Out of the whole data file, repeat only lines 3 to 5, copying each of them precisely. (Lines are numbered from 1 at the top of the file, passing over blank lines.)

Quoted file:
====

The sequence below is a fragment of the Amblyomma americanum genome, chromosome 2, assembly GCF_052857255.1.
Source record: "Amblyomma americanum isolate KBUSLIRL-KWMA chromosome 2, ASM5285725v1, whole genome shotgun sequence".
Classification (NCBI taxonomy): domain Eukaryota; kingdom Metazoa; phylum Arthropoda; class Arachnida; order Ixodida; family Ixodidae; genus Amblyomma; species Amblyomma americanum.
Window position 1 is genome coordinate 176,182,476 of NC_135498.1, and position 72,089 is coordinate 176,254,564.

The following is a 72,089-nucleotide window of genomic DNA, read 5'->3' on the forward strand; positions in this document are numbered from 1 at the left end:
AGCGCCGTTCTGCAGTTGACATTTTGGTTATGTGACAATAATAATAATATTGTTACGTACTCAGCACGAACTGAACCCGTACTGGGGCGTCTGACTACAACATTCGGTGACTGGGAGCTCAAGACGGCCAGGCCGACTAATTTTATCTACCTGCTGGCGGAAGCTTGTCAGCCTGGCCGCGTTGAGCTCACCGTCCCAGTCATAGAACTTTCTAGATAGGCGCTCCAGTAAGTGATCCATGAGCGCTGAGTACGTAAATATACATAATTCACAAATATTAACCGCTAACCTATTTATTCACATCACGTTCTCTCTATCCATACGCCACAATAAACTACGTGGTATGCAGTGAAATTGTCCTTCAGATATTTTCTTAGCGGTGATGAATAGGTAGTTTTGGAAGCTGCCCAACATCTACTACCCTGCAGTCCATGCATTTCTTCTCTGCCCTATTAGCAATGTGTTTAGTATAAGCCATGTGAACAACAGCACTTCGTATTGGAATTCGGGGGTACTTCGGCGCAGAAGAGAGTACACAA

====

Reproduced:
Classification (NCBI taxonomy): domain Eukaryota; kingdom Metazoa; phylum Arthropoda; class Arachnida; order Ixodida; family Ixodidae; genus Amblyomma; species Amblyomma americanum.
Window position 1 is genome coordinate 176,182,476 of NC_135498.1, and position 72,089 is coordinate 176,254,564.

The following is a 72,089-nucleotide window of genomic DNA, read 5'->3' on the forward strand; positions in this document are numbered from 1 at the left end: